I once sang in "Alexander's Feast," and I now own three different versions of Handel's setting of Dryden's ode. This recording by The Sixteen has three additional pieces of music by Handel that are lacking in the Gardiner and Sanderling versions: the Harp Concerto Op.4, No.6 in B flat, which is inserted between 'Timoteus plac'd on high' and 'The song began from Jove'; and at the end of "Alexander's Feast" we hear the Organ Concerto Op.4, No.1 in G minor plus an extra chorus that runs for 3 minutes and is labeled "Your Voices" tune. I don't have any strong objections to the additions, except the harp concerto interrupts the flow of music as I had learned it.
According to the liner notes by Harry Christophers, "Handel added the delightful harp concerto at the very point Dryden wrote 'Timotheus...with flying fingers touch'd the lyre...' and then inserted an organ concerto after Dryden's final chorus, prior to the additional chorus 'Your voices tune and raise them high,' which Handel added as a finale." So I really have Handel to blame for this longer version of "Alexander's Feast"!
Although I prefer the Thomas Sanderling recording Handel: Alexander's Feast (even though it is sung in German), The Sixteen edition has much to recommend it. The instrumental playing by The Symphony of Harmony and Invention exhibits just the right Baroque sensibility, very much in the spirit of Handel's dramatic scoring. Lyric tenor, Ian Partridge's recitatives are crisply performed and easy to understand. Nancy Argenta's clear, flexible soprano is perfect for the role of Thais. One of the disc's highlights for me is Michael George's spirited rendition of "Revenge, Timotheus cries." He does a great job with the drinking aria, too. The Sixteen perform the choruses with their usual harmony and precision.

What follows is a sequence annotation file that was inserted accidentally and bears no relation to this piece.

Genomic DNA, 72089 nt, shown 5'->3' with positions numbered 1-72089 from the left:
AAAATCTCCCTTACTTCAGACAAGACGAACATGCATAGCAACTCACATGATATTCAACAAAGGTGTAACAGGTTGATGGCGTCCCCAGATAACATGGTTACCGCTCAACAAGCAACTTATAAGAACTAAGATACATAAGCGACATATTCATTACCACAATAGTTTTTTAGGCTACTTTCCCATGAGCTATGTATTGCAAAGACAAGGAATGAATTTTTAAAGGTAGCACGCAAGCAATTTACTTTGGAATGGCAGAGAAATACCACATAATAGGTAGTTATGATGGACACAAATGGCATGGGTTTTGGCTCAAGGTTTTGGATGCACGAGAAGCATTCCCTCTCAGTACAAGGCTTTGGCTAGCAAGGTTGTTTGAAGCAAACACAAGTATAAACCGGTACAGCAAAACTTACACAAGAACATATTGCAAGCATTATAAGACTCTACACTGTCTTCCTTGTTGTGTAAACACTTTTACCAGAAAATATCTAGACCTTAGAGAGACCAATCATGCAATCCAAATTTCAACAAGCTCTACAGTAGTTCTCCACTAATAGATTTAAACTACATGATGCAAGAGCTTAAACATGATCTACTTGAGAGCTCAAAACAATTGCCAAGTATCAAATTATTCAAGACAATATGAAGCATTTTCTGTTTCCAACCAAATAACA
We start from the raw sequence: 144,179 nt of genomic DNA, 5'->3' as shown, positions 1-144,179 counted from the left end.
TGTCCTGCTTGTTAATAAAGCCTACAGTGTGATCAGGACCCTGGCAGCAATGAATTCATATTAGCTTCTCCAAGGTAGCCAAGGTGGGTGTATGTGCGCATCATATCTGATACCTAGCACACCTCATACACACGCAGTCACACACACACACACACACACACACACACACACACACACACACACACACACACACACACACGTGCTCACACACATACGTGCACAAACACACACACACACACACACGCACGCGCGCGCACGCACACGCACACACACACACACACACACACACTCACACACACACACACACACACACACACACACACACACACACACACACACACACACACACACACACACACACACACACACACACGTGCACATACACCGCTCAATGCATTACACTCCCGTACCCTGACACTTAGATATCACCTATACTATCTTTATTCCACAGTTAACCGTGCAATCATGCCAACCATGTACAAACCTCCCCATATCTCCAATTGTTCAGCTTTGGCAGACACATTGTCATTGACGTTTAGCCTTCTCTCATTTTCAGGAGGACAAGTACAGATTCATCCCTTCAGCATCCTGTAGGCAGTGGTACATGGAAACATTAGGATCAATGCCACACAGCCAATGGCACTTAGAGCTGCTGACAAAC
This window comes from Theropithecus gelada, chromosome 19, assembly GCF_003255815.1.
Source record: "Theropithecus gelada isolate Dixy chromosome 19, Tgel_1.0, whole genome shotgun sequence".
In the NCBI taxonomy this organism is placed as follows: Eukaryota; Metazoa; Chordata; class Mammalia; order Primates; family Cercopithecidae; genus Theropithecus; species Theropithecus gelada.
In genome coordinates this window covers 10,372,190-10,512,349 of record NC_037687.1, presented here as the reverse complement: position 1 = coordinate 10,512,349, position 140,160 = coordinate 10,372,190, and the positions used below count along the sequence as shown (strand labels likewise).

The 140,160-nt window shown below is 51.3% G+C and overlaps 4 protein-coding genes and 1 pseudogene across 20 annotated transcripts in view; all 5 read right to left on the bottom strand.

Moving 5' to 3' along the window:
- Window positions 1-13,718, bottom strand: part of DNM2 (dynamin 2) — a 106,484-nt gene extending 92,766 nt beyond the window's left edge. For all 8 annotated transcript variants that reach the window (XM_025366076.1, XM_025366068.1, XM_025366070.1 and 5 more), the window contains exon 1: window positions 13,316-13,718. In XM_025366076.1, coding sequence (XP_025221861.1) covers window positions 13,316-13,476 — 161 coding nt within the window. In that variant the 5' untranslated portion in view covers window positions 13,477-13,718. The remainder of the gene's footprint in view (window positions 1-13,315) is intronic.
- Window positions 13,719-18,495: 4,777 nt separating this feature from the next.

If you are a fan of Handel's vocal music, do not neglect "Alexander's Feast," whichever version you choose. Christopher Hogwood says of this music: "Handel added all his experience of drama and orchestral colouring. He ignored the conventional calls for a chorus at the close of every stanza, and offset the danger of static description with startling recitatives, and orchestral colouring (recorders, oboes, bassoons in three parts, trumpets, drums and seven-part choruses) appropriate to the poem's subtitle, 'The Power of Music'."